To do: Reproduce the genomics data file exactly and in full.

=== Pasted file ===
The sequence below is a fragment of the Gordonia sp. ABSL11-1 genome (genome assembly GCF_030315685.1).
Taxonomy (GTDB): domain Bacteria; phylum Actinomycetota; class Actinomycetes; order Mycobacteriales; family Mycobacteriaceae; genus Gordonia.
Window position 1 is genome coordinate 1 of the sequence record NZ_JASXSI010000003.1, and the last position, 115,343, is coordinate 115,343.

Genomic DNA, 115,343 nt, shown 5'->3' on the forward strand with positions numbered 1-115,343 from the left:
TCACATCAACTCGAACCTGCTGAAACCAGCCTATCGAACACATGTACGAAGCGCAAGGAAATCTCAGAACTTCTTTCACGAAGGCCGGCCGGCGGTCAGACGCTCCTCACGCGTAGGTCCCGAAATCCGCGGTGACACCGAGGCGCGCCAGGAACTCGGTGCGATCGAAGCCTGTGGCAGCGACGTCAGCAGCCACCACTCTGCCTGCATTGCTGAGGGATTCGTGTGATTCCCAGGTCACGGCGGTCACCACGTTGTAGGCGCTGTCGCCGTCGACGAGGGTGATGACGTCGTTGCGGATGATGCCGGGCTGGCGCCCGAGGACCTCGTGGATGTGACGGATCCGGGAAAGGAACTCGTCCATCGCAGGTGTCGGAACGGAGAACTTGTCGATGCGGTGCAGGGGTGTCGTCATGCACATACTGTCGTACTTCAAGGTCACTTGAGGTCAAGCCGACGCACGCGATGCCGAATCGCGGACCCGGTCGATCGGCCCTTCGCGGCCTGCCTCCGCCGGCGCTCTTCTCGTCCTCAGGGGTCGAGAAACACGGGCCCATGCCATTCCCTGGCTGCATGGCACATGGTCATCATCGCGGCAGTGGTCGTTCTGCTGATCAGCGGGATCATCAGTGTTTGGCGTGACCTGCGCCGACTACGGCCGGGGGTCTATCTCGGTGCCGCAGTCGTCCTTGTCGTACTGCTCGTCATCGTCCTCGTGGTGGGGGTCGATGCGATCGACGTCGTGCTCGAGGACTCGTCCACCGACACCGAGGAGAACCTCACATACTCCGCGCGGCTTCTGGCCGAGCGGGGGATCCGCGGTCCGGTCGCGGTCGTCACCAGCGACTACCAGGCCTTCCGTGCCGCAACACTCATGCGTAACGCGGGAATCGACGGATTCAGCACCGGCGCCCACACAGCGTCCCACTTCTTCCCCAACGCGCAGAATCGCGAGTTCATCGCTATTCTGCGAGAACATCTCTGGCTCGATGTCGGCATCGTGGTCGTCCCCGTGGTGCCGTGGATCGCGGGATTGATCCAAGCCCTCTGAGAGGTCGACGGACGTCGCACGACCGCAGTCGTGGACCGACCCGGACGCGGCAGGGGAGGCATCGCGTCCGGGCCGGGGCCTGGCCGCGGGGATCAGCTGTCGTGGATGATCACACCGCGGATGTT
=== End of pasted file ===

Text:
The sequence below is a fragment of the Gordonia sp. ABSL11-1 genome (genome assembly GCF_030315685.1).
Taxonomy (GTDB): domain Bacteria; phylum Actinomycetota; class Actinomycetes; order Mycobacteriales; family Mycobacteriaceae; genus Gordonia.
Window position 1 is genome coordinate 1 of the sequence record NZ_JASXSI010000003.1, and the last position, 115,343, is coordinate 115,343.

Genomic DNA, 115,343 nt, shown 5'->3' on the forward strand with positions numbered 1-115,343 from the left:
TCACATCAACTCGAACCTGCTGAAACCAGCCTATCGAACACATGTACGAAGCGCAAGGAAATCTCAGAACTTCTTTCACGAAGGCCGGCCGGCGGTCAGACGCTCCTCACGCGTAGGTCCCGAAATCCGCGGTGACACCGAGGCGCGCCAGGAACTCGGTGCGATCGAAGCCTGTGGCAGCGACGTCAGCAGCCACCACTCTGCCTGCATTGCTGAGGGATTCGTGTGATTCCCAGGTCACGGCGGTCACCACGTTGTAGGCGCTGTCGCCGTCGACGAGGGTGATGACGTCGTTGCGGATGATGCCGGGCTGGCGCCCGAGGACCTCGTGGATGTGACGGATCCGGGAAAGGAACTCGTCCATCGCAGGTGTCGGAACGGAGAACTTGTCGATGCGGTGCAGGGGTGTCGTCATGCACATACTGTCGTACTTCAAGGTCACTTGAGGTCAAGCCGACGCACGCGATGCCGAATCGCGGACCCGGTCGATCGGCCCTTCGCGGCCTGCCTCCGCCGGCGCTCTTCTCGTCCTCAGGGGTCGAGAAACACGGGCCCATGCCATTCCCTGGCTGCATGGCACATGGTCATCATCGCGGCAGTGGTCGTTCTGCTGATCAGCGGGATCATCAGTGTTTGGCGTGACCTGCGCCGACTACGGCCGGGGGTCTATCTCGGTGCCGCAGTCGTCCTTGTCGTACTGCTCGTCATCGTCCTCGTGGTGGGGGTCGATGCGATCGACGTCGTGCTCGAGGACTCGTCCACCGACACCGAGGAGAACCTCACATACTCCGCGCGGCTTCTGGCCGAGCGGGGGATCCGCGGTCCGGTCGCGGTCGTCACCAGCGACTACCAGGCCTTCCGTGCCGCAACACTCATGCGTAACGCGGGAATCGACGGATTCAGCACCGGCGCCCACACAGCGTCCCACTTCTTCCCCAACGCGCAGAATCGCGAGTTCATCGCTATTCTGCGAGAACATCTCTGGCTCGATGTCGGCATCGTGGTCGTCCCCGTGGTGCCGTGGATCGCGGGATTGATCCAAGCCCTCTGAGAGGTCGACGGACGTCGCACGACCGCAGTCGTGGACCGACCCGGACGCGGCAGGGGAGGCATCGCGTCCGGGCCGGGGCCTGGCCGCGGGGATCAGCTGTCGTGGATGATCACACCGCGGATGTT